You know that old gamers’ tale that somewhere in the desert there’s a bunch of E.T. Atari games buried in shame? Well, LightBox Interactive and Fuel Entertainment are planning on making a documentary about the whole E.T. game fiasco, and part of that will involve digging up a landfill in New Mexico that supposedly holds 9 semi trucks worth of crushed game cartridges. There’s only one problem with that.
The New Mexico Environment Department doesn’t like the excavation plans the production company has put forth, saying they’re “too generic.” The old Alamogordo landfill has been closed since the late ’80s, but a study conducted in 2004 found elevated levels of several chemicals “of concern.” Despite this, the city commission has approved the dig, so according to the movie’s producers, they’re going to keep looking:
Jonathan Chinn, an executive producer at Los Angeles-based LightBox, said Thursday that the search hasn’t been halted.
Chinn says a local waste-management consultant who filed an excavation permit is addressing questions raised by the New Mexico Environmental Department.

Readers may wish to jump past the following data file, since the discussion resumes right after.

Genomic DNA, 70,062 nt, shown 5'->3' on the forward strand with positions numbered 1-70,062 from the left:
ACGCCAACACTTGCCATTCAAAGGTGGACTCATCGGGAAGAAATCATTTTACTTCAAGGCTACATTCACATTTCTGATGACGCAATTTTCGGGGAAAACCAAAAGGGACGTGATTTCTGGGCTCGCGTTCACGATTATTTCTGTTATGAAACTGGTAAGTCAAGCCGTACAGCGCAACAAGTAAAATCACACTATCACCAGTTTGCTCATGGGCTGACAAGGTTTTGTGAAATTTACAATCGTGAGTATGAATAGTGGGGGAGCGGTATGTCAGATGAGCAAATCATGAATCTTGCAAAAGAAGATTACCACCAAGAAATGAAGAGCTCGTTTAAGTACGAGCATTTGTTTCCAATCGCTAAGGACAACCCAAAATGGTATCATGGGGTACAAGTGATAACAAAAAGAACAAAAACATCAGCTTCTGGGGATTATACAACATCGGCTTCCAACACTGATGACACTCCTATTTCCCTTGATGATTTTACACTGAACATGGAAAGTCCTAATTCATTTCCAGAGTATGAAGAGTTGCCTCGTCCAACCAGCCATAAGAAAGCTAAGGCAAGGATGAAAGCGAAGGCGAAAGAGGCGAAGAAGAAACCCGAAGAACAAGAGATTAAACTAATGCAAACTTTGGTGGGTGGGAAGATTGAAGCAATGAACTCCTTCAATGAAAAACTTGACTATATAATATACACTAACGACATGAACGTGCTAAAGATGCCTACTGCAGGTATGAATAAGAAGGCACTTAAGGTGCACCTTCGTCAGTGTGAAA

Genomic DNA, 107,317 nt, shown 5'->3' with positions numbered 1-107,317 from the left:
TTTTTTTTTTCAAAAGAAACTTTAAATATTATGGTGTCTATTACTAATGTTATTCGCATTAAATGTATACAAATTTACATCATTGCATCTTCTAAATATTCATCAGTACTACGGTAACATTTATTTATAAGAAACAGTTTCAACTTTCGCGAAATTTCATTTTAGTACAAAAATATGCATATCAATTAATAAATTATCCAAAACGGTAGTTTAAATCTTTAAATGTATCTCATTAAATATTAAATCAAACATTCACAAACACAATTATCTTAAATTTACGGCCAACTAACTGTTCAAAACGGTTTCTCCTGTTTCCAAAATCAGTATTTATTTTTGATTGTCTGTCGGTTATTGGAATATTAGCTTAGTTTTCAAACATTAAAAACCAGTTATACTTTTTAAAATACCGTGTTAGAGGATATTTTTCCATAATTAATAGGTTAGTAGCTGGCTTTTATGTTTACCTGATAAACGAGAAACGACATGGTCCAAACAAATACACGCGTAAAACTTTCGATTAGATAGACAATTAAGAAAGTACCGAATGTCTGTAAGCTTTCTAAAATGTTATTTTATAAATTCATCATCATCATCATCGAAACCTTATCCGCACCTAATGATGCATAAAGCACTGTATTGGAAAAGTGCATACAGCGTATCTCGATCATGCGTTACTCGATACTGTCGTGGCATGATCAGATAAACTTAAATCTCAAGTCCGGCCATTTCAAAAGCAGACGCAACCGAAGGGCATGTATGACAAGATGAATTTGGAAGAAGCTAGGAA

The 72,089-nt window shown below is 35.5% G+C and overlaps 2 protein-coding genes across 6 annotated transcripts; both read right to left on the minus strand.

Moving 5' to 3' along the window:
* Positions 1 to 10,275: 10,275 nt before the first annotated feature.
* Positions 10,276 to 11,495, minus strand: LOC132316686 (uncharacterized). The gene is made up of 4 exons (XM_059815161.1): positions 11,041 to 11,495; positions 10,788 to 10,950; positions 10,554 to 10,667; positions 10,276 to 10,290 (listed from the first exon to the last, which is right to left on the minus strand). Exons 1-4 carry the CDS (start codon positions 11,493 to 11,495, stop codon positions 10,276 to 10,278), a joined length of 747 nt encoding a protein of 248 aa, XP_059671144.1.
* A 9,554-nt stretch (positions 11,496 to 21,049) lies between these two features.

According to people who supposedly witnessed it, there are more than just Atari games buried out there. Apparently consoles and other games like Ms. Pac-Man were smashed and dumped by Atari in an attempted tax write-off. How could they have known they could have held off for thirty years and had a lucrative career selling all that stuff to hipsters on eBay?
The documentary is to be released by Microsoft Corp. for the Xbox One console as part of Xbox Entertainment Studios’ documentary series. Now, who wants to come over to my house and play the E.T. game on a 65 inch TV?